By: Steve Born
Proper fueling of the body prior to, during, and after exercise requires personal experimentation to find the ideal fit for you, the individual athlete. There is no “one size fits all” approach; we are all “experiments of one” when it comes to fueling during exercise. You need to determine, through trial and error in your training, what works best for you. However, there are some basic guidelines that will enable you to eliminate much of the guesswork, so you can more rapidly learn how to properly fuel your body during workouts and races.
Some of these recommendations may seem pretty foreign to you, especially in regards to fluid, calorie, and electrolyte replenishment during exercise, where some “experts” tell you that you need to eat and drink at or near depletion rates. Before you subscribe to and follow those suggestions, consider the words of Bill Misner, Ph.D.:
The human body has so many survival safeguards by which it regulates living one more minute, that when we try too hard to fulfill all its needs we interfere, doing more harm than good. If I replace all the fuels I lose at the rate of 700-900 calories per hour, I bloat, vomit, present diarrhea, and finish the event walking or at an aid station. If I replace all the fluids lost all at once, I end up in the emergency tent with an IV for dilutional hyponatremia. If I replace all the sodium my body loses at the rate of 2 g/hour, I end up with swollen hands, eyes, ankles, feet, and noticeably labored exercise, or hypernatremia-induced bonking.
Pretty bold words (and warnings), indeed. The truth is that you don’t need to suffer with these undesirable maladies; they’re not a mandatory part of being an athlete. If you follow our suggestions, we believe you will not only avoid performance-ruining and potentially health-threatening consequences, you will also have much more enjoyable experiences and achieve better performances in your workouts and races. These suggestions have their roots in science and have been proven time and time again (and again and again) over the course of several years. You have nothing to lose, and a whole lot to gain, by testing them in your training. I’m betting that the more of the following recommendations you adopt and practice in your training and racing, the fewer problems you’ll run into fueling-wise and the better your performance will be.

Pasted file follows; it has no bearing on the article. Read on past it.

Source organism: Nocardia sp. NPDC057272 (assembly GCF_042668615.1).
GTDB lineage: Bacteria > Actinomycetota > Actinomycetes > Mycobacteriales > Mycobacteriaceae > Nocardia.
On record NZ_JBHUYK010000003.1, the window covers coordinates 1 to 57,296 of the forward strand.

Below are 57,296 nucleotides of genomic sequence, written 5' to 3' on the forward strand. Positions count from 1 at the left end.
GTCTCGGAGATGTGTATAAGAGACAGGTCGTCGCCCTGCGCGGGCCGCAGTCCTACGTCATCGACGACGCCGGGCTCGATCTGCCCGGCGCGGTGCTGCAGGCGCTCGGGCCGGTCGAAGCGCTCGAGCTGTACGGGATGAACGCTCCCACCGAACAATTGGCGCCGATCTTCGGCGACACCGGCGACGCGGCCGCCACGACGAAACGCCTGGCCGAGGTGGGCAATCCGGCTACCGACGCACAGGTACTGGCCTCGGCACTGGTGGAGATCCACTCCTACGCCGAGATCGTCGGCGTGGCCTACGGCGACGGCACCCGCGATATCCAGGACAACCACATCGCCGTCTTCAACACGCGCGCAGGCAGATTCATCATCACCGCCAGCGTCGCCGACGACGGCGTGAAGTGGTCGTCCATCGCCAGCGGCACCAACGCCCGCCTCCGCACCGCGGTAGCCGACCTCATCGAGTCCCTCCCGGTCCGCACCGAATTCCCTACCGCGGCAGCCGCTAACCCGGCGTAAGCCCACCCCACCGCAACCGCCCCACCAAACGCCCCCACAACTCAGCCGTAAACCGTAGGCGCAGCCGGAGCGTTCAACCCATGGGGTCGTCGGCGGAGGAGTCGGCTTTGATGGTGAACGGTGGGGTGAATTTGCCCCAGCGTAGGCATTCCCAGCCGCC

There’s probably more misinformation on the subject of hydration than any other aspect of fueling, which is really bad because overhydration also presents the most serious physiological consequences of any fueling issue. Acute overhydration can cause hyponatremic (low sodium) induced coma and death.
Most athletes, under most conditions, will satisfy hydration needs with a fluid intake in the 550-800 ml/hr range. Cool weather exercise might require only a little over half of that. Big athlete, very hot and humid conditions—maybe up to 900 ml. Sure, you can sweat more than that, but you cannot physiologically replace it ounce-for-ounce. Regular fluid intake close to or over a liter hourly really increases the potential for serious performance and health problems, so keep that in mind before you indiscriminately gulp down excessive amounts of fluid. If you override your internal mechanisms, you’ll find out the hard way how your body deals with excess water intake during intense exercise. Unless you enjoy nausea, bloating, and DNFs, forget advice like “drink to replace” or “drink even when you’re not thirsty”—it’s just plain wrong.
If you want to watch your race go down the drain fast, follow the “calories out, calories in” protocol that some “experts” recommend. Fact: your body can’t process caloric intake anywhere near your expenditure rate. Athletes who attempt to replace all the fuels they lose—which can be upwards of 700-900 calories per hour—will most likely end up with bloating, nausea, vomiting, and/or diarrhea. Sound like a good strategy to you? We didn’t think so.
If you want to achieve your best performance, replenish calories in “body cooperative” amounts, allowing your fat stores to make up the difference, which they will easily do. For most athletes, 240-300 cal/hr will do the job. For lighter athletes, 180-200 cal/hr may be just the ticket, while larger athletes can consider hourly intakes of slightly over 300 cal/hr.
Far too many athletes think they need to match calories out with equal amounts of calories in. They’re usually the ones on the side of the road or off the back, waiting for their stomach to stop rebelling. If you follow a more sensible caloric intake, you’ll be blowing by them, not joining them.
You’ve heard the phrase “garbage in, garbage out,” right? Guess what—simple sugars (glucose, sucrose, fructose, and dextrose) are garbage. They’re inefficient fuels for exercise, and they’re health hazards when consumed regularly in typical dietary quantities. They have no place in your body.